SQL Server Consolidation, Part 1
I am seeing more than a handful of articles these days regarding SQL Server virtualization and/or consolidation. Lots of companies are coming forward to provide you tools that will take the pain out of such efforts. They promise tools that will help manage your current capacity, help you monitor and troubleshoot virtual hosts and guests, and help you streamline overall database management.
And why, exactly are all of these companies climbing over each other to provide these tools? Because companies are looking to consolidate. Not just database servers, they are looking to consolidate as much as possible. The days of excess appear to be mostly over. It is harder to get new hardware in the door these days than ever before. If you need a new server, you had better provide a handful of reasons why you cannot use an existing piece of hardware. And stomping your feet like a five-year-old and saying “because I don’t want to share” is just not enough anymore.
You need actual reasons, not fear and speculation of the unknown. So, what are the problems driving consolidation and virtualization efforts? Why are companies looking to go through these (sometimes painful) efforts?
No doubt that this is the biggest reason cited for want to do a consolidation or virtualization project. You will see mention of a variety of expenses that will be reduced. Licensing is usually the biggest driver, followed by the need for fewer resources to monitor fewer systems. But you will also see mention of other costs, such as reduced power consumption, which ties closely to a reduction in cooling expenses. Other items that gets mentioned would fall under cost avoidance, particularly the reduction in physical servers that results in the reduced need for rack space, meaning you won’t have to knock down any walls and expand your data center anytime soon. I have seen this listed as a cost reduction, but it really is a cost avoidance. Yes, there is a difference between saving money you have been spending versus spending money that is still in your pocket. I can’t go around not buying diamonds and tell everyone I saved my household a few million dollars in expenses last year, yet I see some people trying to make similar claims. With fewer physical servers you have fewer cables (usually), fewer routers, fewer switches, etc. In other words, when you start adding in every piece of hardware and person required to maintain that hardware (accounting for their time), the costs add up quickly. It is these associated costs that become a very large factor in driving any consolidation or virtualization project.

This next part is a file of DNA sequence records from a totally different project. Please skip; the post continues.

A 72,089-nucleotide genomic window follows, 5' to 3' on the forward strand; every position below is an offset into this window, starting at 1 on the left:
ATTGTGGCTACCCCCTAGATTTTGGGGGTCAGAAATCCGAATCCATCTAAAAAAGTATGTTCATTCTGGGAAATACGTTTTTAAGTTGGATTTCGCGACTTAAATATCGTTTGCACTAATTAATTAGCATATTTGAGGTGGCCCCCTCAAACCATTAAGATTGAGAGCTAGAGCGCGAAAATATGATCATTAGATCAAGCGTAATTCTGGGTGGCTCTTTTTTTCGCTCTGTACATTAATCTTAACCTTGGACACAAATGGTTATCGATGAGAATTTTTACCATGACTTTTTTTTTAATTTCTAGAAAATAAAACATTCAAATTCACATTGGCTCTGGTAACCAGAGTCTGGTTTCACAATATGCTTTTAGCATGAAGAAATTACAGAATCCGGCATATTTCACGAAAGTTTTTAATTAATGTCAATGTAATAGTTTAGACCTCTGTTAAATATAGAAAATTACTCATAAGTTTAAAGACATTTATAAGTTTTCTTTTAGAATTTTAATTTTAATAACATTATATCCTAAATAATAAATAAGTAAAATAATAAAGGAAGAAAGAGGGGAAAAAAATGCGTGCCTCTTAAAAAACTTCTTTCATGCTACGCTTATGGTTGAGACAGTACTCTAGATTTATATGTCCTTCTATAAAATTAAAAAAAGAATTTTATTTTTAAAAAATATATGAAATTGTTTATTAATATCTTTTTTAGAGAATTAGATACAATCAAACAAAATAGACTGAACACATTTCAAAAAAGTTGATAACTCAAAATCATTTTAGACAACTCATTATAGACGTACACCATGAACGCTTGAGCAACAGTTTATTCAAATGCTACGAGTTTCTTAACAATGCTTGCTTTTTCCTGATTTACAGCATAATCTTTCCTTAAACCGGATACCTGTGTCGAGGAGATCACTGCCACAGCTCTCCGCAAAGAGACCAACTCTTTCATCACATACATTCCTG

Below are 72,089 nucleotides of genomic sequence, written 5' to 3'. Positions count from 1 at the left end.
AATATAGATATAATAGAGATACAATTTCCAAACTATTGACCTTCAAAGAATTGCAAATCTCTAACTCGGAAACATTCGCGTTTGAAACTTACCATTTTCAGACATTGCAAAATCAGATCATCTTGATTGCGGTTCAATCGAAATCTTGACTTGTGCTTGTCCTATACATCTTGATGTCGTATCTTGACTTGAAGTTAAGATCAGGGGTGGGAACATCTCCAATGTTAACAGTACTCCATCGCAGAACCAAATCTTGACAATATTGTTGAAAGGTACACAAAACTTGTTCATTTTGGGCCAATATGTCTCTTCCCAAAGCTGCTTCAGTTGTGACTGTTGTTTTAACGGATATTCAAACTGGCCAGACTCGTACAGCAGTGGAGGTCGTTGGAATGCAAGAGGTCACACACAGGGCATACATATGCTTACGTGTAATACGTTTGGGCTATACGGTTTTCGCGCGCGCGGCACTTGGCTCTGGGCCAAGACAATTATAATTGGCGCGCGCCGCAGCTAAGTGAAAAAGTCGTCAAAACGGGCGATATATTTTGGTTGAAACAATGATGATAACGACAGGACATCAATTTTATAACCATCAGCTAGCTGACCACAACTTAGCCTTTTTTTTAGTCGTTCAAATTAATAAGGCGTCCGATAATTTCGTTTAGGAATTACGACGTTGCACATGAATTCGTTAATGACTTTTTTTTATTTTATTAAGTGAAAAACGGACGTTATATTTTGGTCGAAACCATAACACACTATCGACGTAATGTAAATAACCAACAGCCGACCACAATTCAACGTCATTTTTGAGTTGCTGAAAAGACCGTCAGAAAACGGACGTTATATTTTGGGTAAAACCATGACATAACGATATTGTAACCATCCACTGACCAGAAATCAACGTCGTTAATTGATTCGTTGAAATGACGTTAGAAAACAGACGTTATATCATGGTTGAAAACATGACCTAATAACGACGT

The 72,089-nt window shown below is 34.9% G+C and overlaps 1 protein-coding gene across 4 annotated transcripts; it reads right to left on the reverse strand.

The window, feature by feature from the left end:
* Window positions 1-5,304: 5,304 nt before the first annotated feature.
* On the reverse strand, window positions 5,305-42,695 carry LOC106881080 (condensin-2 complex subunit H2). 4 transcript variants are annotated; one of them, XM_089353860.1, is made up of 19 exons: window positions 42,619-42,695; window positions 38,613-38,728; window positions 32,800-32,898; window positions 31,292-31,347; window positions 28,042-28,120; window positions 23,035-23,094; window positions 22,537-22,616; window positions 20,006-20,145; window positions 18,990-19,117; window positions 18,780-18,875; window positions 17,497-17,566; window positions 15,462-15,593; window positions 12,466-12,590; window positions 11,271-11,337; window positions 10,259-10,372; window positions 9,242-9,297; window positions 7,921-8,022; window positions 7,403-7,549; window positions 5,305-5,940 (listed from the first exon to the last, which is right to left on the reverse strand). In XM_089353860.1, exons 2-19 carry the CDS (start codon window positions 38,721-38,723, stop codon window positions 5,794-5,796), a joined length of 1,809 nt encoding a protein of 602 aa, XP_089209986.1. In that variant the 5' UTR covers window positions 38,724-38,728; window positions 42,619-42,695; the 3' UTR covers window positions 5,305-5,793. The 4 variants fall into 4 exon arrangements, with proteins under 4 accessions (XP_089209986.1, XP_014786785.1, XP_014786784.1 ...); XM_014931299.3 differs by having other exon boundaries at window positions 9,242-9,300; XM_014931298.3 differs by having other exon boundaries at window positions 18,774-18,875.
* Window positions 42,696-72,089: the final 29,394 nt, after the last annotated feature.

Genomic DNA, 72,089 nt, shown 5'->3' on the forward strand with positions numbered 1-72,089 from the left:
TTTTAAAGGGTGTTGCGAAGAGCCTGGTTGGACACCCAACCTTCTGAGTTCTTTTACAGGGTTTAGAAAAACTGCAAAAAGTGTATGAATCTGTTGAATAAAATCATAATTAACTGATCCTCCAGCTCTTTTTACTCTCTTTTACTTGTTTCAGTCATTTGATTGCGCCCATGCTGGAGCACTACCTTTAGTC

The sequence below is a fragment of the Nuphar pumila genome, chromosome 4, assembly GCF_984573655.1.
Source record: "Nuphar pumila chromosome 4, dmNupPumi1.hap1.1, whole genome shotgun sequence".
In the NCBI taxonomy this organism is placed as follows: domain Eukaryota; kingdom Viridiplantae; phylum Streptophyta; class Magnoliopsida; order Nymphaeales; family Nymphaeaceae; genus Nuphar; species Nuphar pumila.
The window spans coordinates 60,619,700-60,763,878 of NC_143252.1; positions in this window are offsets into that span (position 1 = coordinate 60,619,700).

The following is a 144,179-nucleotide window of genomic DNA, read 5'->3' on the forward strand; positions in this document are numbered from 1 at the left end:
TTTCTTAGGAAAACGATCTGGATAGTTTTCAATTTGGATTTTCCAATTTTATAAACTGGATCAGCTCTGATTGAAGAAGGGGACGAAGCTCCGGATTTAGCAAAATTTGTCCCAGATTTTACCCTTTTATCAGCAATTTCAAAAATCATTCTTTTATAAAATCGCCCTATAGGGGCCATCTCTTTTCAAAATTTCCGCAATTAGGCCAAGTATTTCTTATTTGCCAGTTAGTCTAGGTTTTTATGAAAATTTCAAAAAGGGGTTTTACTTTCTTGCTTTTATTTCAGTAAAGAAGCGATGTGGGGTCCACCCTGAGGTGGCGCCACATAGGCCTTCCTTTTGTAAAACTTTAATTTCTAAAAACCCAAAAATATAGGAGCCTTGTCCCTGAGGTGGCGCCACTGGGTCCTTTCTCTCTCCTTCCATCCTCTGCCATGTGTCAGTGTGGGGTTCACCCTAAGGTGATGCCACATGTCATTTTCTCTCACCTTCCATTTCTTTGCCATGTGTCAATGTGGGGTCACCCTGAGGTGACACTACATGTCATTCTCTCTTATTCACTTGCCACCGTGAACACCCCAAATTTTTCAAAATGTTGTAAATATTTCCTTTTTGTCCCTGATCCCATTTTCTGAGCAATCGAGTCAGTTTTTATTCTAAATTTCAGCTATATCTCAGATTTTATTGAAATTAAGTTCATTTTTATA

Inefficient Use of Resources
Truthfully you could also consider this to be a reduction of expenses, but I like to think of it separately. I like to lump money into one bucket and resource efficiency into another. An example of this would be CPU usage. For example, consider a database server with 8 CPUs, but the server never uses more than two. You are essentially “wasting” six CPUs. If you were to place that database server as a guest on a host, you could start using your CPUs more efficiently. But there is more than just hardware efficiencies in play. There are also software efficiencies. With virtualization and consolidation, you start reducing the number of operating systems in your environment. As such, you have a chance to standardize your environment; you might be able to ditch those old NT servers! And you could have centralized database management. You could even start segmenting your servers in a way that you could have certain team members responsible for replication, others for the BI stack and SSRS servers, and others for performance tuning.
High Availability and Disaster Recovery
After cost reduction and efficient use of resources, there is a third common category: the use of tools focused on high availability and disaster recovery. When you begin to virtualize your servers, you start to find it easier to move things around when necessary. There are lots of tools to help you with HA efforts; I won’t mention them by name here right now, but the idea is that you can increase your up-time dramatically. In some cases, this factor alone can be enough to drive businesses to virtualize there servers. I have seen cases where virtualization is also driven by efforts to have better disaster recovery plans. Again, it is easier to move virtual servers than physical servers. Companies located in zones that have a certain frequency of natural events (hurricanes, earthquakes, Hannah Montana concerts) are always looking to ensure they have a plan in place to avert going out of business altogether.
This entry focused on the driving factors for SQL Server consolidation and/or virtualization projects. In the next entry, I will talk about the decision process for such projects.